This week, Cecilie Bahnsen – the woman behind some of the fashion world’s most beloved dresses – presented her latest collection at Paris Fashion Week. The designer, like many others this season, chose not to stage a catwalk show, and instead explored another creative outlet to present her new designs, hosting an exhibition in the French capital, where she has put on display a sound installation, a photo exhibition and a film.
“We decided not to do a runway show,” Bahnsen tells me. “We wanted to make the most of these strange times, a moment which is allowing everybody the opportunity to think outside the box.”
With the house’s first official Paris Fashion Week catwalk show now scheduled to take place in March, Bahnsen chose this season to instead acknowledge togetherness and pay tribute to the artists who she feels lucky enough to have worked so closely with.
“I wanted this season to be about a celebration of collaborations,” she says. “From the music to the photography, I felt this would bring a real purity and honesty into the collection – and it’s nice to embrace another format, to look at the collection in another way, but also to bring people into our universe and add their touch to it. They have taught me so much.”
Bahnsen has teamed up with Norwegian-born, Berlin-based singer Kaya Wilkins (also known as Okay Kaya) on a performance film which is being shown as part of the installation. She has also worked with Japanese photographer Takashi Homma, who shot the new collection on models walking around the streets of Tokyo. Having the opportunity to bring the collection to life in this unique way clearly means a lot to Bahnsen, who says that she really struggled with the isolation and lack of creativity forced upon us all during lockdown.
“Being out of the studio was for me the toughest time of the pandemic. Having the chance to be able to work with my team and to have the fabrics in my hand is what gives me inspiration, this is where the ideas happen. It feels so exciting to be able to do this again.”
It is exactly this which became the focus of and the inspiration for the spring collection – an ode to “the beauty of everyday”.
“We have all had to stay put the past few years, and I have been so touched by the people I have around me now so I really wanted the collection to be all about appreciating the everyday,” she says.
Part of this comes about in the joyful colour palette, but also when you look at some of the details. The floral print, for example, has been made with pressed flowers. “It’s about how you can preserve something in time and save a moment forever. This is the message I wanted to get across in the collection, the film and the installation.”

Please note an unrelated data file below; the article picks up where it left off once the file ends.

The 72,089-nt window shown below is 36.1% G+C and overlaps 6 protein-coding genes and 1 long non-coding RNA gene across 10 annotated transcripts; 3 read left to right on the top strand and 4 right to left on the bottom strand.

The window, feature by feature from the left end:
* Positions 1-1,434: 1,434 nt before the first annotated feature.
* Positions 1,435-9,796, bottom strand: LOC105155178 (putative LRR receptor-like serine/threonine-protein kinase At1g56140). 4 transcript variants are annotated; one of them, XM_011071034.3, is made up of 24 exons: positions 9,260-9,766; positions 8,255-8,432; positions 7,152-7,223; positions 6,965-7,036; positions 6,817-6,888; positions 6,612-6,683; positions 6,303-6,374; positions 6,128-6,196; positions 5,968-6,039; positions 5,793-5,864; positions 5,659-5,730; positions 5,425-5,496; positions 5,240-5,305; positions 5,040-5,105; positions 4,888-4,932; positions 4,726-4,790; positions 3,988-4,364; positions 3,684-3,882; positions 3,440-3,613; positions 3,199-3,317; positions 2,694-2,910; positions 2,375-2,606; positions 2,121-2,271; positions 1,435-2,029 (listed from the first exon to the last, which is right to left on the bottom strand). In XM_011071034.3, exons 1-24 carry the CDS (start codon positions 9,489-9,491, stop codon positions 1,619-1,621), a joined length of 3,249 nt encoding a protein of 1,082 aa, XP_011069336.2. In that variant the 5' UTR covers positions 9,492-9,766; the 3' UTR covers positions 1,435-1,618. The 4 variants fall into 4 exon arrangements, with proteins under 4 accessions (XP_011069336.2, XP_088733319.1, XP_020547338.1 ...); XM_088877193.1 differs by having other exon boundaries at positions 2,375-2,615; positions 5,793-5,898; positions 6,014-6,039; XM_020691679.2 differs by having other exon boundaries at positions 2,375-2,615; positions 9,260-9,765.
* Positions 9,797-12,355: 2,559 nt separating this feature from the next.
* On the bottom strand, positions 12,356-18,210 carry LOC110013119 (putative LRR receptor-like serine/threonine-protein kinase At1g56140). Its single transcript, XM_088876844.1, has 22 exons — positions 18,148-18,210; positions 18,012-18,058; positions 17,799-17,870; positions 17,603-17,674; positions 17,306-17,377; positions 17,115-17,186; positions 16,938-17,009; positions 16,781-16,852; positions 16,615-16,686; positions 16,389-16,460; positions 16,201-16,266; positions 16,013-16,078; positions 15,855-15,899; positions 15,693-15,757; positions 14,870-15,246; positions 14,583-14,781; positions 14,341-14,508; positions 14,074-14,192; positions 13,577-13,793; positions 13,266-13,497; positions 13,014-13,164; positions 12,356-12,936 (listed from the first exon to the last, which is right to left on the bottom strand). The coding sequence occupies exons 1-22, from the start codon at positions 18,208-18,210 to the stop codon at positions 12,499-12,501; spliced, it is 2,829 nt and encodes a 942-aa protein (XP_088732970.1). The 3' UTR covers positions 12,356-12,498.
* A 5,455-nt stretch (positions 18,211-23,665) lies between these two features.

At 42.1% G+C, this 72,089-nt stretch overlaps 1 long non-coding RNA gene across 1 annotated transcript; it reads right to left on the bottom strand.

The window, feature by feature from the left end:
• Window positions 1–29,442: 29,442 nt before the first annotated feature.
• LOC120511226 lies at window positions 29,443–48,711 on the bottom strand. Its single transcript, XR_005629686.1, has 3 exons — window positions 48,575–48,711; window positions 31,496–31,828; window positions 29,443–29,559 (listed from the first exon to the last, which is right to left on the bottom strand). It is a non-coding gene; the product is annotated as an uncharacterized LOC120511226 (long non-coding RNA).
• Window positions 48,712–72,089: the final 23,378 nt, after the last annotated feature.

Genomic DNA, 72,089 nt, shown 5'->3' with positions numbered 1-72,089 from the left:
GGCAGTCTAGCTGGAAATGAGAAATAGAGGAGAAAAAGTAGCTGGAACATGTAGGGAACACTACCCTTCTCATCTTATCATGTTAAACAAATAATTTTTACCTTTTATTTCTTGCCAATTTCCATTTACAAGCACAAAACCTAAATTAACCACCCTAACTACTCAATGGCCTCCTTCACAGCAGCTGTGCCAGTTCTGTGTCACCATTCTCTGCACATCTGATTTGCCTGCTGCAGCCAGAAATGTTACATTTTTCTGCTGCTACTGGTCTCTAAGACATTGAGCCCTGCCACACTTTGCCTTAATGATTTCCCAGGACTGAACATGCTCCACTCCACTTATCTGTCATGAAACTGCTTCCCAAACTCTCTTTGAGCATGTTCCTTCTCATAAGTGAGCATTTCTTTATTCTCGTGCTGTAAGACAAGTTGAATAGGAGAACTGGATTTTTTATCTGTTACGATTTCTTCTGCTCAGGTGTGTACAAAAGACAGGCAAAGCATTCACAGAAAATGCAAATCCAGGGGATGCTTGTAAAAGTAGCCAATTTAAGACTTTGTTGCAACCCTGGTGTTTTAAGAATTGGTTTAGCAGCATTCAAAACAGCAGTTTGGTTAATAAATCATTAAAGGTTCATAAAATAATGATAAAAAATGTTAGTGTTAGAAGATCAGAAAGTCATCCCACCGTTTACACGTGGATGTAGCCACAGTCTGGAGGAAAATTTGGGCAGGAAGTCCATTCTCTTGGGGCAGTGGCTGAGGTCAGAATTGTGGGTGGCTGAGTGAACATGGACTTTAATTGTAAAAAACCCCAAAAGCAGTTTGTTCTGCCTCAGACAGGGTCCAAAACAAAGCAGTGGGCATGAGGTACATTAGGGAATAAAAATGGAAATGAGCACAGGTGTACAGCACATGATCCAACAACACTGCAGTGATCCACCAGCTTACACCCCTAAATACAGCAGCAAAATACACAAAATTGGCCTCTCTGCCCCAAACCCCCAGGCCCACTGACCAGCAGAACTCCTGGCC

Celebrating this beauty in the everyday is also about how the clothes can be worn. Coming out of lockdown for many of us has meant dressing up more than we ever have before, and no longer needing a reason to wear those special-occasion pieces. As a woman who designs some of the most beautiful dresses around, many which would be appropriate for the most celebratory and glamorous of functions, Bahnsen loves the idea of dressing up for no reason at all and seeing her dresses “all tucked up on one side” when worn by girls riding bikes around Copenhagen.
“I really think people want to be themselves more than ever,” she says. “Yes, they could put one of our dresses on and wear it to a party, but they are not just for these occasions, they are also just for the enjoyment of life, for dressing up every single day. This is what inspires me. It is dressing up just for living.”
Seeing this take place first hand is what keeps Bahnsen loving what she does. “I still think it is the biggest compliment to see a woman on the street wearing my designs – to see it being lived in and loved.”
She has also been touched to see how her dresses have been shared by family members which span generations, where a grandmother and granddaughter can wear the exact same dress, which they style in different ways, each making it their own.
It is this individuality that Bahnsen tries to bring to each and every design. She says she wants the wearer to feel comfortable, for the “woman to shine through the dress” – she aims to make her customer feel beautiful and confident, and she clearly succeeds. Having grown an incredibly strong fan base, she was invited to join the prestigious Paris Fashion Week calendar just a few years ago, and this season, will expand into footwear, while the collection also features outerwear and handbag collaborations. It is a big next step for the label, and, although this success is great news, Bahnsen is approaching it cautiously.
“I think the big challenge for the brand, as it grows, is to stay true to what we are and to stick to the design DNA, and not get pushed into anything else. I want to keep building this universe and push and challenge myself, but I need to stay true to how big the brand can go to still feel like us. There is a real balance that we have to get right.”
Find her footing in a bigger, more international space will certainly be a test, but Bahnsen appears to be entirely focussed on, and completely in love with, the unique creative process that has made her the name she is today. Spring/summer 2021 is the most practiced and technically refined collection she has ever presented, it is one which builds upon everything that has come before it – “instead of abandoning what you’ve done in the past, why not cherish it?” – and it celebrates the craft and creativity that nobody does quite like her. For that reason, we can't wait to watch the Cecilie Bahnsen universe grow.
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